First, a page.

The Global Accountability Platform (COVID GAP) blog series.
August 3, 2022
By Talkmore Maruta, Senior Biosafety and Biosecurity Officer, Africa CDC and Nellie Bristol, COVID GAP
With its rapidly growing urban population, high burden of infectious disease, and widespread gaps in health care capacities, Africa is particularly vulnerable to potentially devastating epidemics. The Africa Centres for Disease Control and Prevention (Africa CDC) has been on the forefront of addressing the issue. One important example is the Biosafety and Biosecurity Initiative, which aims to improve the handling of dangerous substances across the continent. Aided by new prominence given to biosafety and biosecurity as a result of COVID-19, working together with African Union Member States and supported by regional and international partners, Africa CDC has made significant progress toward a regional approach to capacity building. With its focus on achieving locally driven priorities and establishing uniform standards and training across all countries, the Biosafety and Biosecurity Initiative 2021-2025 Strategic Plan could be a successful model for other regional approaches to improving health emergency preparedness and response.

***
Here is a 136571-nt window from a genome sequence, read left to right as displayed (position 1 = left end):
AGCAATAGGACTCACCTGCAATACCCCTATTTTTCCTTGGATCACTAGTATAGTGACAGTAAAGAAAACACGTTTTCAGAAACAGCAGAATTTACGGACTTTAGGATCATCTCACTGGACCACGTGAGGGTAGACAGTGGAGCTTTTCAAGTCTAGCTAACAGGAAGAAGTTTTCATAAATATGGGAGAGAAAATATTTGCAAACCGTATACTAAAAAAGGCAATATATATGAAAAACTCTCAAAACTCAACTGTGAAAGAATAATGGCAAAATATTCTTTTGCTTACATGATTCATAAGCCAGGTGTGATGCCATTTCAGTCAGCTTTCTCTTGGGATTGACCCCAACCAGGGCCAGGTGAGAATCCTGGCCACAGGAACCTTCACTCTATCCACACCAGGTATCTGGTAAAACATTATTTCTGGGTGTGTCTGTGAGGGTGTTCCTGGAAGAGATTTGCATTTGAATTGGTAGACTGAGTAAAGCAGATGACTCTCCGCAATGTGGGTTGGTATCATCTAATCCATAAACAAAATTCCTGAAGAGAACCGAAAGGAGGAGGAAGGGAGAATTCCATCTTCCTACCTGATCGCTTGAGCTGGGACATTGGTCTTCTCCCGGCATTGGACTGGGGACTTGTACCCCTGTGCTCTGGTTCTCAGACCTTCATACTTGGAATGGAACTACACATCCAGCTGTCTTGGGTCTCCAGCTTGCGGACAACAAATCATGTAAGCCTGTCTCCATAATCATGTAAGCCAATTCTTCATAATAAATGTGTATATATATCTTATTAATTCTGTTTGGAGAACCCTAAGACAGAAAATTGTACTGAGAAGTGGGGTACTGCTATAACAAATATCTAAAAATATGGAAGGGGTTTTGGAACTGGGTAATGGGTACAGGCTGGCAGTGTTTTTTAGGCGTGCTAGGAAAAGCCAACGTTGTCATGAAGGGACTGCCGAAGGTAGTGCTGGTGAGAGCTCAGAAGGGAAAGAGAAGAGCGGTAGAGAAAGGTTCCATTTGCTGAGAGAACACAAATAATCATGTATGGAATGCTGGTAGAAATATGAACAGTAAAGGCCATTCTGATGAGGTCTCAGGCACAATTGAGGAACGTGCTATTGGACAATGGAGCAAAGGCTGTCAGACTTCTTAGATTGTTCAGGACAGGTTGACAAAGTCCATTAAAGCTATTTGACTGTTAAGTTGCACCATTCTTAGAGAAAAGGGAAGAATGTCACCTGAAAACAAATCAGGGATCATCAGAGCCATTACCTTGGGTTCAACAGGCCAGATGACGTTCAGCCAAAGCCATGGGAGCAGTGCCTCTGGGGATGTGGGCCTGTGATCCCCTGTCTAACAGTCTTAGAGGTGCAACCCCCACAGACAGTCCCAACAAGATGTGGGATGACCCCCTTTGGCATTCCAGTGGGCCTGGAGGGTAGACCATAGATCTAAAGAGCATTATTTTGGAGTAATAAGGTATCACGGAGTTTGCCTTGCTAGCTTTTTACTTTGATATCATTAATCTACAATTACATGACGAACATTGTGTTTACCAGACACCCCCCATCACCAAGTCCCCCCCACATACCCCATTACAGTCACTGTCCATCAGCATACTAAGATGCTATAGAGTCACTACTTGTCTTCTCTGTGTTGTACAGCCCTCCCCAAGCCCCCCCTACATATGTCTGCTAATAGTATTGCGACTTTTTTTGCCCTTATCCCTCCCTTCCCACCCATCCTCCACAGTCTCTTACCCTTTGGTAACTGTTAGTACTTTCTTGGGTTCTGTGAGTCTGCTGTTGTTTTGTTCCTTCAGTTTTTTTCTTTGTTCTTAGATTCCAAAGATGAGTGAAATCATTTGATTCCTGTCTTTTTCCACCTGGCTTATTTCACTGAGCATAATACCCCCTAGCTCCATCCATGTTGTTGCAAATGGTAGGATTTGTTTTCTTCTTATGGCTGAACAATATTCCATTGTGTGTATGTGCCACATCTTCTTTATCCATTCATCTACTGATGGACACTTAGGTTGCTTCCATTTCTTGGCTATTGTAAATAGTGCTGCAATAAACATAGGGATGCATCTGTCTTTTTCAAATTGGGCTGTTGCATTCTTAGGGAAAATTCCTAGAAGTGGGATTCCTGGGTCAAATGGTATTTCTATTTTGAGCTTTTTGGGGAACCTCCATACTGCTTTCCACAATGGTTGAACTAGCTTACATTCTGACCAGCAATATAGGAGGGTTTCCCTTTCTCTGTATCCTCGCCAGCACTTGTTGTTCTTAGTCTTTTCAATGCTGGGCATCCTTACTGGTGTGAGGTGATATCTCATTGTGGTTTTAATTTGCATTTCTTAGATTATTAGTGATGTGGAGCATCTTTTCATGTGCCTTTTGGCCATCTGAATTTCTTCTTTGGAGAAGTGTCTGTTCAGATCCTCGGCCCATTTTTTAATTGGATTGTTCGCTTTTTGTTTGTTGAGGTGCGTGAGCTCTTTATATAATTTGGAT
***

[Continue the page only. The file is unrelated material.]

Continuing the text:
Biosafety and biosecurity—protecting people from exposure to toxins and ensuring their safe storage and use—are key components of health security. Yet many African countries lack the laboratory, industrial, and environmental safeguards required. African biosafety and biosecurity capacities show an average score of only 32%, as judged by World Health Organization evaluations conducted between 2016-2019. Similar underdevelopment was reflected in the latest Global Health Security Index (2021). Backed by the Nuclear Threat Initiative, Global Affairs Canada’s Weapons Threat Reduction Program, Open Philanthropy Project, the US Centers for Disease Control and Prevention, and the US Defense Threat Reduction Agency, Africa CDC launched the Biosafety and Biosecurity Initiative in 2019 to help address the problem. With the onset of COVID-19 came a proliferation of testing and research sites on the continent as well as renewed awareness of the threat dangerous pathogens pose to health and economies, circumstances that added urgency to the project.
The initiative focuses on five core areas 1) development of a model biosafety and biosecurity legal framework; 2) establishing and operationalization of five multi-sectoral and multi-expert Regional Biosafety and Biosecurity Technical Working Groups tasked with coordinating the implementation of the initiative; 3) creating and implementing a regulatory and certification framework for institutions handling high consequence pathogens and toxins; 4) development and implementation of a Regional Training and Certification Program for biosafety and biosecurity professionals, and; 5) strengthening national public health institutes and national reference laboratory biosafety and biosecurity capacities to prepare them to detect and respond to biological threats.